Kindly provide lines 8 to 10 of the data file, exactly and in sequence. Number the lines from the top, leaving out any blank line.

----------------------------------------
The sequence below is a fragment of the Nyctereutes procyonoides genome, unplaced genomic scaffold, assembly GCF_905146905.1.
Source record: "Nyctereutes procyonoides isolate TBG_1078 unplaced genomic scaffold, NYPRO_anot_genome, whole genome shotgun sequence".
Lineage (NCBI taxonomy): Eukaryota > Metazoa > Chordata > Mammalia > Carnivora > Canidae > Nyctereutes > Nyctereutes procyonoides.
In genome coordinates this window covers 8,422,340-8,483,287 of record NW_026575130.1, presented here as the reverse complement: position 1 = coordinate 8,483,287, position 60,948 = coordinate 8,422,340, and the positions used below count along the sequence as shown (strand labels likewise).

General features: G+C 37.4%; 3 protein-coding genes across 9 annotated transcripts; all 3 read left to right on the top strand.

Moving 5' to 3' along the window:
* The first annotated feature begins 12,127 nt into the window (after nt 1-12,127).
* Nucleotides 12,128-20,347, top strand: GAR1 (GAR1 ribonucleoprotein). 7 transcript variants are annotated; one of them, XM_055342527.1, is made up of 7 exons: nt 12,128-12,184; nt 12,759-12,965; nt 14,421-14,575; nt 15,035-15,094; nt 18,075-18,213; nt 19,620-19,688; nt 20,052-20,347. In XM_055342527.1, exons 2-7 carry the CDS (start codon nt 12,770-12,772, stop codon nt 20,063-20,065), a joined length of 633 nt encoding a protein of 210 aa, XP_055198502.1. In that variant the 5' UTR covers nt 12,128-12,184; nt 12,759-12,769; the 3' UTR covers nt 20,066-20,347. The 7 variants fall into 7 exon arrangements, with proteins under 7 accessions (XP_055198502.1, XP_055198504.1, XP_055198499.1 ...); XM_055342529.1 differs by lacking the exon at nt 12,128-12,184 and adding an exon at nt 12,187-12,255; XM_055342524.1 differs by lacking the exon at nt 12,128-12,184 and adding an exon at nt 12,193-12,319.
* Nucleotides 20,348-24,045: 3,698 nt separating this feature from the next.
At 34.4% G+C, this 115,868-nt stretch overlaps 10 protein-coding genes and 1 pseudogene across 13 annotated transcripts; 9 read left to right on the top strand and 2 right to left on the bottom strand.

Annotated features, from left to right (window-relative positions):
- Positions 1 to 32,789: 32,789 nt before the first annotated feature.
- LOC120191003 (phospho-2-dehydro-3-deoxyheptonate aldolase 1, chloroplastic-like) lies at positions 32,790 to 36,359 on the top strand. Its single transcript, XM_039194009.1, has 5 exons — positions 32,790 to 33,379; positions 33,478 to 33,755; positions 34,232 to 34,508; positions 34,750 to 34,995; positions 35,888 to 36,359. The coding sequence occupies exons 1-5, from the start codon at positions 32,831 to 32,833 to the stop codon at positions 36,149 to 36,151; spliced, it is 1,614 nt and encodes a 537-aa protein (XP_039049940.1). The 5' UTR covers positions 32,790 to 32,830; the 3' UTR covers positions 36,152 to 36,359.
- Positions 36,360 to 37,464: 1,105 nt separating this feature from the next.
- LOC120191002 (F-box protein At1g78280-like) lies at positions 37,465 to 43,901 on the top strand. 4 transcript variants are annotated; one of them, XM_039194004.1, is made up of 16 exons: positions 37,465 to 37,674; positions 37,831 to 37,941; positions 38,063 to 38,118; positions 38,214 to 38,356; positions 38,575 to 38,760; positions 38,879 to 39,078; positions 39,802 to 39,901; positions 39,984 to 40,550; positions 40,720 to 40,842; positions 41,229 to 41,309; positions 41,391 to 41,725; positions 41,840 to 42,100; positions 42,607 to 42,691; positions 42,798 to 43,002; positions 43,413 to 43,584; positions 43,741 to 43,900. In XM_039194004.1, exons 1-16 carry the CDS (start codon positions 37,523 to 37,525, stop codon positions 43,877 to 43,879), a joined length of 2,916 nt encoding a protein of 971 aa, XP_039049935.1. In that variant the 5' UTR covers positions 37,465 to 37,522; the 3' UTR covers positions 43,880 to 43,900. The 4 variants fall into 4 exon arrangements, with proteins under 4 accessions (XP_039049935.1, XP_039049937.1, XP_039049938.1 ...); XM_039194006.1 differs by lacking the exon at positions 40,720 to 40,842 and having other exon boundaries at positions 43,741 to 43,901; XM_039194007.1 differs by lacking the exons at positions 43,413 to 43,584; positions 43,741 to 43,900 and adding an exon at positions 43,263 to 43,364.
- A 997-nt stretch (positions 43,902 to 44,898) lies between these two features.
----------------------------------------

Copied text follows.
* Nucleotides 12,128-20,347, top strand: GAR1 (GAR1 ribonucleoprotein). 7 transcript variants are annotated; one of them, XM_055342527.1, is made up of 7 exons: nt 12,128-12,184; nt 12,759-12,965; nt 14,421-14,575; nt 15,035-15,094; nt 18,075-18,213; nt 19,620-19,688; nt 20,052-20,347. In XM_055342527.1, exons 2-7 carry the CDS (start codon nt 12,770-12,772, stop codon nt 20,063-20,065), a joined length of 633 nt encoding a protein of 210 aa, XP_055198502.1. In that variant the 5' UTR covers nt 12,128-12,184; nt 12,759-12,769; the 3' UTR covers nt 20,066-20,347. The 7 variants fall into 7 exon arrangements, with proteins under 7 accessions (XP_055198502.1, XP_055198504.1, XP_055198499.1 ...); XM_055342529.1 differs by lacking the exon at nt 12,128-12,184 and adding an exon at nt 12,187-12,255; XM_055342524.1 differs by lacking the exon at nt 12,128-12,184 and adding an exon at nt 12,193-12,319.
* Nucleotides 20,348-24,045: 3,698 nt separating this feature from the next.
At 34.4% G+C, this 115,868-nt stretch overlaps 10 protein-coding genes and 1 pseudogene across 13 annotated transcripts; 9 read left to right on the top strand and 2 right to left on the bottom strand.